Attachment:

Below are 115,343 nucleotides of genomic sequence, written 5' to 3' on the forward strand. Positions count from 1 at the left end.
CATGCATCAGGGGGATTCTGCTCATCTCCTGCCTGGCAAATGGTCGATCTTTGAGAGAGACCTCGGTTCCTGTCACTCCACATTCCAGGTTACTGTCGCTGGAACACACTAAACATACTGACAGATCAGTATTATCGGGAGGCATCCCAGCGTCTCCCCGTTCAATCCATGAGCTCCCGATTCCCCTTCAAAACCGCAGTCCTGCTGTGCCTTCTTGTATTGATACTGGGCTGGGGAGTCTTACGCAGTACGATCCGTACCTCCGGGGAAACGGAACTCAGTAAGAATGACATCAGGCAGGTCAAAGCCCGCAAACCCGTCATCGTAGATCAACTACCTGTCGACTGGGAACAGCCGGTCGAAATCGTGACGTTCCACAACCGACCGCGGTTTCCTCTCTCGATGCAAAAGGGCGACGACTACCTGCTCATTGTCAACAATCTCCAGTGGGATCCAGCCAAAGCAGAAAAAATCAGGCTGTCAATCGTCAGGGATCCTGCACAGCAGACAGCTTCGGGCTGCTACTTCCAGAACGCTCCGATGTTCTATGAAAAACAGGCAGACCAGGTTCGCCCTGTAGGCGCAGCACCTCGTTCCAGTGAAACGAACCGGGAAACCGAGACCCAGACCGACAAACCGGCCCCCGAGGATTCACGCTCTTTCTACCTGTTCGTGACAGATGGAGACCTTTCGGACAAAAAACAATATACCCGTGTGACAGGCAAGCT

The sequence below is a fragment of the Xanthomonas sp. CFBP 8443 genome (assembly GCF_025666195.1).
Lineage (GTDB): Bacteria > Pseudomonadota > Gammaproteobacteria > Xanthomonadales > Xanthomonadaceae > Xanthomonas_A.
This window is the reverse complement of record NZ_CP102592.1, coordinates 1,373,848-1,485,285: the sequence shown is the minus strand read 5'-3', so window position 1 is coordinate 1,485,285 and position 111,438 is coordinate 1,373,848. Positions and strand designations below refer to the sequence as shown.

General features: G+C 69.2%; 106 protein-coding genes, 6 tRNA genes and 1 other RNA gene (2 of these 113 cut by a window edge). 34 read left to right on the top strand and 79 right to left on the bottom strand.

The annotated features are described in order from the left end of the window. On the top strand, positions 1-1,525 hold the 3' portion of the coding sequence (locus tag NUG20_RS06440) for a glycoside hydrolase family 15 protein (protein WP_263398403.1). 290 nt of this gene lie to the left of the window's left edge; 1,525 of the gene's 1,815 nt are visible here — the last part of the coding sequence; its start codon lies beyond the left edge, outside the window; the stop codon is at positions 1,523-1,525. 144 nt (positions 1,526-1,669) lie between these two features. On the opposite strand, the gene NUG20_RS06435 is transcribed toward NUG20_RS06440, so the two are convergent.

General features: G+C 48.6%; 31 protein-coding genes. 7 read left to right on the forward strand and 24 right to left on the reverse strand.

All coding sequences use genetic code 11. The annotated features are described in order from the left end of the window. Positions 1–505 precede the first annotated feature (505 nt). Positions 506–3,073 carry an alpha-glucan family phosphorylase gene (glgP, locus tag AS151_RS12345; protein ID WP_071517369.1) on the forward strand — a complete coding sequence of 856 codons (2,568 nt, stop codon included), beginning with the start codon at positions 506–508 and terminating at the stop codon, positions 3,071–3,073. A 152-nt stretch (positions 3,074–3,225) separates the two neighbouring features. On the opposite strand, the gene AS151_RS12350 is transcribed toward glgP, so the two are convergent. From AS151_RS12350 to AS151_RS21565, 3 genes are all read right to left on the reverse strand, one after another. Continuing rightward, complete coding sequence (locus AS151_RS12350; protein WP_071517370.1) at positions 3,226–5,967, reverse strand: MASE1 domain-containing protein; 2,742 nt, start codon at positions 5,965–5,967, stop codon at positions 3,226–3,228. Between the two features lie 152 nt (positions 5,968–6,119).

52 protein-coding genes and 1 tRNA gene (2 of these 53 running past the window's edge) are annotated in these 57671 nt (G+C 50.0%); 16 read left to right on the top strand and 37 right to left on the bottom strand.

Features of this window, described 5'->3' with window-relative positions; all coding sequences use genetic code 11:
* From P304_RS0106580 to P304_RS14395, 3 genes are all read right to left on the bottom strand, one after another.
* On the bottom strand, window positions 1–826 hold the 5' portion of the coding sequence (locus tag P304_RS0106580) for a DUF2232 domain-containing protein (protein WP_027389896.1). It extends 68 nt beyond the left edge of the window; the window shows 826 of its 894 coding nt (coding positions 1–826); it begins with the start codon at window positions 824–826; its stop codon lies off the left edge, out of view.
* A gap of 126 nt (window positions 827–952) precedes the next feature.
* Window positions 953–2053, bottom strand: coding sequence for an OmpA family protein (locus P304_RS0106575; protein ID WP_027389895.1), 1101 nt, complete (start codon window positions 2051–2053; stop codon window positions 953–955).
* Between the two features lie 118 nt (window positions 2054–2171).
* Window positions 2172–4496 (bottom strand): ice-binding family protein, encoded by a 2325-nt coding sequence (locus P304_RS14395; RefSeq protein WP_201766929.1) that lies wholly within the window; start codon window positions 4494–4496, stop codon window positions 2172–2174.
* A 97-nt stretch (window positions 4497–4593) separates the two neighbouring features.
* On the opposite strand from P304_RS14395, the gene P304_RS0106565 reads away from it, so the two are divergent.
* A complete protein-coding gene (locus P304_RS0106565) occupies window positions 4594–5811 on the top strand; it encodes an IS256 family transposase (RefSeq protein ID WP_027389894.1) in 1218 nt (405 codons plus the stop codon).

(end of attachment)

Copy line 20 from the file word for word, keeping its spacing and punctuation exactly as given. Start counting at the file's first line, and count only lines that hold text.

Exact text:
* A complete protein-coding gene (locus P304_RS0106565) occupies window positions 4594–5811 on the top strand; it encodes an IS256 family transposase (RefSeq protein ID WP_027389894.1) in 1218 nt (405 codons plus the stop codon).